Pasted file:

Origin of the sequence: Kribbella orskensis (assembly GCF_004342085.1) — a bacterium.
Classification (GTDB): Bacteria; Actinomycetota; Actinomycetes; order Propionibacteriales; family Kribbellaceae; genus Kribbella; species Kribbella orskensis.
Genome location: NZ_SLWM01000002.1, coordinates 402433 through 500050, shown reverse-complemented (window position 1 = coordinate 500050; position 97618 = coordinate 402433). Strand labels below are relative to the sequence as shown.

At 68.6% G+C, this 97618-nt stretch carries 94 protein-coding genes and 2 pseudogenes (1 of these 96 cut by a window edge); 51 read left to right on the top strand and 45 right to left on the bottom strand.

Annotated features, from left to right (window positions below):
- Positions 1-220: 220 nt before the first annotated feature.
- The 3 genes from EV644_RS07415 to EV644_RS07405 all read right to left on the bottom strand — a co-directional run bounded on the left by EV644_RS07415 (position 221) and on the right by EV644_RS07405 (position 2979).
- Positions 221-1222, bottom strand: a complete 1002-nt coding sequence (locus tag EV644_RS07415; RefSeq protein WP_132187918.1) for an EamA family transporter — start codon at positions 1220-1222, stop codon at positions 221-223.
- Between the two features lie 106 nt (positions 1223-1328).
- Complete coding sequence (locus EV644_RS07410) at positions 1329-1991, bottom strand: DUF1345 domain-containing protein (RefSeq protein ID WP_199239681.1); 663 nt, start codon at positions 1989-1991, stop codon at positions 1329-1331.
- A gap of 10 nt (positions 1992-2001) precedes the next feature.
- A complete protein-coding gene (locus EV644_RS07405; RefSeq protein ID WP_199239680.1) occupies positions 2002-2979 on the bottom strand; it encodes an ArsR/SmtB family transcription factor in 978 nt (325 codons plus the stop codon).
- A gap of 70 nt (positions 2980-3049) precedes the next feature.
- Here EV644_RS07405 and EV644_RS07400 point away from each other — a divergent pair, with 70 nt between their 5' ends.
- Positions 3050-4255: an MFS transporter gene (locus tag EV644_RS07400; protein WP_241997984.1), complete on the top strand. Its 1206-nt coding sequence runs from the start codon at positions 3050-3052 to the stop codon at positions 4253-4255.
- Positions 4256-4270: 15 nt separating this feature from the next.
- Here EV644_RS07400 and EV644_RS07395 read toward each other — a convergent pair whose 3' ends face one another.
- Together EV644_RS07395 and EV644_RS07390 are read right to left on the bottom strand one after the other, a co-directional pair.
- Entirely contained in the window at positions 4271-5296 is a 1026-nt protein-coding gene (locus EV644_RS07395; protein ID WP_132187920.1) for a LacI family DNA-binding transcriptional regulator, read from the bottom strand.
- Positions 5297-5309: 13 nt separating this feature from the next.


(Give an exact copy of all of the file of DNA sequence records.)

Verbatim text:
Origin of the sequence: Kribbella orskensis (assembly GCF_004342085.1) — a bacterium.
Classification (GTDB): Bacteria; Actinomycetota; Actinomycetes; order Propionibacteriales; family Kribbellaceae; genus Kribbella; species Kribbella orskensis.
Genome location: NZ_SLWM01000002.1, coordinates 402433 through 500050, shown reverse-complemented (window position 1 = coordinate 500050; position 97618 = coordinate 402433). Strand labels below are relative to the sequence as shown.

At 68.6% G+C, this 97618-nt stretch carries 94 protein-coding genes and 2 pseudogenes (1 of these 96 cut by a window edge); 51 read left to right on the top strand and 45 right to left on the bottom strand.

Annotated features, from left to right (window positions below):
- Positions 1-220: 220 nt before the first annotated feature.
- The 3 genes from EV644_RS07415 to EV644_RS07405 all read right to left on the bottom strand — a co-directional run bounded on the left by EV644_RS07415 (position 221) and on the right by EV644_RS07405 (position 2979).
- Positions 221-1222, bottom strand: a complete 1002-nt coding sequence (locus tag EV644_RS07415; RefSeq protein WP_132187918.1) for an EamA family transporter — start codon at positions 1220-1222, stop codon at positions 221-223.
- Between the two features lie 106 nt (positions 1223-1328).
- Complete coding sequence (locus EV644_RS07410) at positions 1329-1991, bottom strand: DUF1345 domain-containing protein (RefSeq protein ID WP_199239681.1); 663 nt, start codon at positions 1989-1991, stop codon at positions 1329-1331.
- A gap of 10 nt (positions 1992-2001) precedes the next feature.
- A complete protein-coding gene (locus EV644_RS07405; RefSeq protein ID WP_199239680.1) occupies positions 2002-2979 on the bottom strand; it encodes an ArsR/SmtB family transcription factor in 978 nt (325 codons plus the stop codon).
- A gap of 70 nt (positions 2980-3049) precedes the next feature.
- Here EV644_RS07405 and EV644_RS07400 point away from each other — a divergent pair, with 70 nt between their 5' ends.
- Positions 3050-4255: an MFS transporter gene (locus tag EV644_RS07400; protein WP_241997984.1), complete on the top strand. Its 1206-nt coding sequence runs from the start codon at positions 3050-3052 to the stop codon at positions 4253-4255.
- Positions 4256-4270: 15 nt separating this feature from the next.
- Here EV644_RS07400 and EV644_RS07395 read toward each other — a convergent pair whose 3' ends face one another.
- Together EV644_RS07395 and EV644_RS07390 are read right to left on the bottom strand one after the other, a co-directional pair.
- Entirely contained in the window at positions 4271-5296 is a 1026-nt protein-coding gene (locus EV644_RS07395; protein ID WP_132187920.1) for a LacI family DNA-binding transcriptional regulator, read from the bottom strand.
- Positions 5297-5309: 13 nt separating this feature from the next.